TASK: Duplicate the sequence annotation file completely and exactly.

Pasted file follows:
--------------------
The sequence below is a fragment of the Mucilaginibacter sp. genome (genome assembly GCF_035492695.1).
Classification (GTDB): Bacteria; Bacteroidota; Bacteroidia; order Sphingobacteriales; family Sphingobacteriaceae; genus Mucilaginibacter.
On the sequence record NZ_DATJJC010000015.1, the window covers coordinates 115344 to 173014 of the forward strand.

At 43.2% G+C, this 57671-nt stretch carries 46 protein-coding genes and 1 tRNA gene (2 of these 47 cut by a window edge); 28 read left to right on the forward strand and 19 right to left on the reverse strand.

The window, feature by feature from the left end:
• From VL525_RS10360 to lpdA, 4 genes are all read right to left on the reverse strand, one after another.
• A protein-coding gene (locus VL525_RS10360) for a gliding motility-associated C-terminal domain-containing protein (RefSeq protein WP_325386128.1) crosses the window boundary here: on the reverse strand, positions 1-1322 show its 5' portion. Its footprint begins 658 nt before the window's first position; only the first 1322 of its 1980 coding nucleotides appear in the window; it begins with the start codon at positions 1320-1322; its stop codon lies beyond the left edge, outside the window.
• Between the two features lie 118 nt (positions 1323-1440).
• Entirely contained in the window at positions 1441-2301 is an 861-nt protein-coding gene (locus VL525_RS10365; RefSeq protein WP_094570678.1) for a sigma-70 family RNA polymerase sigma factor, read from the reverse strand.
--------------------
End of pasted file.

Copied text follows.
The sequence below is a fragment of the Mucilaginibacter sp. genome (genome assembly GCF_035492695.1).
Classification (GTDB): Bacteria; Bacteroidota; Bacteroidia; order Sphingobacteriales; family Sphingobacteriaceae; genus Mucilaginibacter.
On the sequence record NZ_DATJJC010000015.1, the window covers coordinates 115344 to 173014 of the forward strand.

At 43.2% G+C, this 57671-nt stretch carries 46 protein-coding genes and 1 tRNA gene (2 of these 47 cut by a window edge); 28 read left to right on the forward strand and 19 right to left on the reverse strand.

The window, feature by feature from the left end:
• From VL525_RS10360 to lpdA, 4 genes are all read right to left on the reverse strand, one after another.
• A protein-coding gene (locus VL525_RS10360) for a gliding motility-associated C-terminal domain-containing protein (RefSeq protein WP_325386128.1) crosses the window boundary here: on the reverse strand, positions 1-1322 show its 5' portion. Its footprint begins 658 nt before the window's first position; only the first 1322 of its 1980 coding nucleotides appear in the window; it begins with the start codon at positions 1320-1322; its stop codon lies beyond the left edge, outside the window.
• Between the two features lie 118 nt (positions 1323-1440).
• Entirely contained in the window at positions 1441-2301 is an 861-nt protein-coding gene (locus VL525_RS10365; RefSeq protein WP_094570678.1) for a sigma-70 family RNA polymerase sigma factor, read from the reverse strand.